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Minister highlights challenges facing Kuwait’s path to reform, growth

During the fourth symposium hosted by the Kuwait Economic Society in collaboration with the Sheikh Sabah Al-Salem Al-Mubarak Al-Sabah Foundation, the Former Minister of Finance and Minister of State for Economic Affairs and Investment, Manaf Al-Hajri,  highlighted critical challenges facing the current economic team working alongside the Prime Minister.

These challenges include navigating popular demands while steering towards a qualitative shift in productivity and the knowledge economy. Al-Hajri emphasized the necessity for decisive action, advocating for increased working hours and targeted financial support to deserving recipients, reports Al-Qabas daily.

Al-Hajri underscored the importance of enhancing regulatory authorities, governance, capacity building, and appointments at the highest levels. Drawing parallels with successful precedents like the Markets Authority’s role in elevating the Kuwait Stock Exchange, he stressed the need for similar advancements within institutions such as the Audit Bureau.

The minister emphasized Kuwait’s economic potential, urging for optimal utilization of its financial strength, substantial oil reserves, and robust investment experience. He called for significant economic and financial reforms, advocating for the distribution of responsibilities across ministries to ensure effective governance.

Highlighting past shortcomings, Al-Hajri lamented a decline in productivity within ministries and flawed practices in appointments and promotions. He attributed these issues to a misguided economic discourse overly focused on construction rather than addressing fundamental challenges.

While acknowledging Kuwait’s financial prowess, Al-Hajri identified institutional deficiencies as a barrier to progress. He urged a shift in focus towards addressing technical and cultural challenges, leveraging Kuwait’s substantial sovereign funds and financial resilience.

On the financial front, Faisal Al-Hamad, Head of Wealth Management for the National Bank of Kuwait Group, commended Kuwait’s progress in developing financial markets and upgrading the stock exchange to an emerging market. He highlighted increased foreign investment and acquisitions of Kuwaiti companies by foreign entities, signaling growing confidence in Kuwait’s economic prospects.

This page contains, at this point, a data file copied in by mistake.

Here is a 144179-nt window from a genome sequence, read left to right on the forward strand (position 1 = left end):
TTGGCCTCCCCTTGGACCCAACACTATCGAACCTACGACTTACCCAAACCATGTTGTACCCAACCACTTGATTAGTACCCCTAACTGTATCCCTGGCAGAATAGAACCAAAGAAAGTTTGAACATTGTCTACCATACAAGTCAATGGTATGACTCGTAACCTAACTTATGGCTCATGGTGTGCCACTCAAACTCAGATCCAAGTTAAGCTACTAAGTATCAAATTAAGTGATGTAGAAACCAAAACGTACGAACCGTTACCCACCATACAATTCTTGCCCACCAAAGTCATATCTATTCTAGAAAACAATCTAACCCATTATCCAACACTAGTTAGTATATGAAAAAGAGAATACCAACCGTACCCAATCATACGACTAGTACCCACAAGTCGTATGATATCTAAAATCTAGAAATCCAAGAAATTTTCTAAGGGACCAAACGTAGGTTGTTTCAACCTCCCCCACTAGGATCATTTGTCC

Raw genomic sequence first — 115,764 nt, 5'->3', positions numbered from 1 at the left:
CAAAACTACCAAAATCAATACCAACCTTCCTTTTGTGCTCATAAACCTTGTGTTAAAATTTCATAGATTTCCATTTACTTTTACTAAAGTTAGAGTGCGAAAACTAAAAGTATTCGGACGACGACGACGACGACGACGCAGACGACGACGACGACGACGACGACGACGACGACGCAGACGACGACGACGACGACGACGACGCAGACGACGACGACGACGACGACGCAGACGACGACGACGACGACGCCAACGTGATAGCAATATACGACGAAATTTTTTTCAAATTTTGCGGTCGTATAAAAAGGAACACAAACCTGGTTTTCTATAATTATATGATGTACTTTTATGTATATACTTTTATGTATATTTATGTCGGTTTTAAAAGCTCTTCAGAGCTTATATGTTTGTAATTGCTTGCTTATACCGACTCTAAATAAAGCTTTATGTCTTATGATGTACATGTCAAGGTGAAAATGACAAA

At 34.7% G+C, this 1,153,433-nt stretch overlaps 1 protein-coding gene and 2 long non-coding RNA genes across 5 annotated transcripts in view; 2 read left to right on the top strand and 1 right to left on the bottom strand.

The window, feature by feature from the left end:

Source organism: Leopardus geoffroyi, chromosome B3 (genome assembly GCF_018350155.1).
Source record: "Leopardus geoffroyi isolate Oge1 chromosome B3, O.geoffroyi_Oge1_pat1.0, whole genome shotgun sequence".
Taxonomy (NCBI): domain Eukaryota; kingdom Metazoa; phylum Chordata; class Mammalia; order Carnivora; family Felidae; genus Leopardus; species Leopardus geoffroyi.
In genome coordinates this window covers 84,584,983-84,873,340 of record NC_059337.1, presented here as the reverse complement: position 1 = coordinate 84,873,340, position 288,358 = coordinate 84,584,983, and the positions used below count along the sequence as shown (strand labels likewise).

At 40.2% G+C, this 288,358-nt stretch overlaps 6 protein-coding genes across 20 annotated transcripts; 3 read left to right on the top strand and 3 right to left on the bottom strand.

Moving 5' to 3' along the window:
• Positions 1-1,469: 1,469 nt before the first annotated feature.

However, Al-Hamad cautioned against complacency, citing concerns over government expenditures outpacing inflation rates. He stressed the need for strategic adjustments to sustain Kuwait’s economic viability, particularly in addressing actuarial deficits and promoting private sector employment and investment reforms.

In essence, Kuwait faces both challenges and opportunities on its path to economic reform and growth. The insights shared at the symposium underscore the imperative for decisive action and strategic reforms to unlock Kuwait’s full economic potential.

Al-Hajri proposed that the new government’s economic team consist of 5 specialized teams:

  • A team of specialists concerned with liquidity management.
  • A team specializing in governance and oversight, consisting of specialists, working to link the state’s general objectives to the priorities of the regulatory authorities, modernizing the regulatory authorities, appointing senior officials, and monitoring the performance of the main board of directors.
  • A team that deals with continuous improvements in state agencies, consisting of specialists, works to review ways to improve the state’s public finances.
  • A team concerned with the immediate needs of the citizen, consisting of ministers and government officials.
  • A team that deals with long-term projects and consists of specialized experts, and supervises major state projects in major sectors: transportation, communications, oil energy, housing, tourism, finance, and petrochemicals.

Meanwhile, Al-Hamad has stressed on the importance of starting to implement some financial reforms and not being hesitant or afraid of them, most notably the corporate tax (the lost tax), stressing that the state’s economy is more deserving of it, as the tax will be implemented on companies whose revenues exceed 750 million euros in the year 2025, in accordance with the international agreements.



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